For a brief period in the 1940s, boys felt able to speak about sexual abuse in confidence at a sodality that met in one school. Brothers were identified by the boys as sexual abusers and were removed as a result. The sodality was discontinued. In another school, one Brother embarked on a campaign to uncover sexual activity in the school and identified a number of religious who were sexual abusers. This indicated that the level of sexual abuse in boys’ institutions was much higher than was revealed by the records or could be discovered by this investigation. Authoritarian management systems prevented disclosures by staff and served to perpetuate abuse.
The Congregational authorities did not listen to or believe people who complained of sexual abuse that occurred in the past, notwithstanding the extensive evidence that emerged from Garda investigations, criminal convictions and witness accounts. Some Congregations remained defensive and disbelieving of much of the evidence heard by the Investigation Committee in respect of sexual abuse in institutions, even in cases where men had been convicted in court and admitted to such behaviour at the hearings.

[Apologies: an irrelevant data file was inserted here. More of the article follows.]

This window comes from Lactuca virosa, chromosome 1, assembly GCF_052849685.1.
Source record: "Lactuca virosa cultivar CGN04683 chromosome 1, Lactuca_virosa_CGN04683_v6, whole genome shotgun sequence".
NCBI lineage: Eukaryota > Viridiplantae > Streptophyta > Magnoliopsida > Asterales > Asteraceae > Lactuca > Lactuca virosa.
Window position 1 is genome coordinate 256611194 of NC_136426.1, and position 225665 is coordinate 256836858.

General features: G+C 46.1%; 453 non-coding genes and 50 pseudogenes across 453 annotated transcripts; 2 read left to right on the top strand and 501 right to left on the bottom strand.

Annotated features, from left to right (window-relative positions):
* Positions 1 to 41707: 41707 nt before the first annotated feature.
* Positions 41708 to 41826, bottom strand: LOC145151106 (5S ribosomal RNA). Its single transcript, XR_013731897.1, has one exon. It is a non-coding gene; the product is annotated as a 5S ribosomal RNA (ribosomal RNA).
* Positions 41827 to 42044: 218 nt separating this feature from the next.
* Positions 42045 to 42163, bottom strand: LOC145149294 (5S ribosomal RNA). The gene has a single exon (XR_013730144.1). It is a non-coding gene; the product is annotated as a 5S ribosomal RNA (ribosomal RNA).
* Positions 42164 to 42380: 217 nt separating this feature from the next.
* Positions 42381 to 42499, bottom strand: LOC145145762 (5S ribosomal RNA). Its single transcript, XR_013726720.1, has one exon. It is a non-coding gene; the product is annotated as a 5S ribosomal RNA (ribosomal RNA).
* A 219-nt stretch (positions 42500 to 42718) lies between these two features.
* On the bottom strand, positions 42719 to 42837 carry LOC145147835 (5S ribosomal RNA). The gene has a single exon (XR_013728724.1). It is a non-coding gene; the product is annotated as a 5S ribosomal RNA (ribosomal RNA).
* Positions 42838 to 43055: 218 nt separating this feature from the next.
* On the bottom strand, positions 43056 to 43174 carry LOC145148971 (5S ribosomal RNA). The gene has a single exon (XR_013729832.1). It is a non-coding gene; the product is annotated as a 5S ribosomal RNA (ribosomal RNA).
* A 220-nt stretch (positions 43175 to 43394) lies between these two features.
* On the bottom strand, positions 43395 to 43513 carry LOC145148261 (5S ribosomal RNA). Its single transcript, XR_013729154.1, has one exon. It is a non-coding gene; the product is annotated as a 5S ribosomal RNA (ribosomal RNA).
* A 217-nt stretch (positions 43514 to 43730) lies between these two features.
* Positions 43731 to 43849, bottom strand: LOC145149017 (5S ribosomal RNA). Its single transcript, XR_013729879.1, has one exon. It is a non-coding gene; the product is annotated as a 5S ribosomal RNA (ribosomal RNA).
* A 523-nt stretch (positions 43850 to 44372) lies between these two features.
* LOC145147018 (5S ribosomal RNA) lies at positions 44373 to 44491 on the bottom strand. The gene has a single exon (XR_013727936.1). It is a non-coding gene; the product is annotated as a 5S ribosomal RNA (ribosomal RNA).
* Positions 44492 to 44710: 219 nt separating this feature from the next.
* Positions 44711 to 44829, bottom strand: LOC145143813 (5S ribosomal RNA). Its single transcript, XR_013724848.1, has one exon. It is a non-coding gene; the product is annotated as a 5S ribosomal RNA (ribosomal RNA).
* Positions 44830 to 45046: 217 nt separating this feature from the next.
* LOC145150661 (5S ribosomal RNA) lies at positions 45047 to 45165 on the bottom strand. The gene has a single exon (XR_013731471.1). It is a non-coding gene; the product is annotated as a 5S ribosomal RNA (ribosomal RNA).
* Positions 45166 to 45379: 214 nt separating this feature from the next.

In general, male religious Congregations were not prepared to accept their responsibility for the sexual abuse that their members perpetrated. Congregational loyalty enjoyed priority over other considerations including safety and protection of children.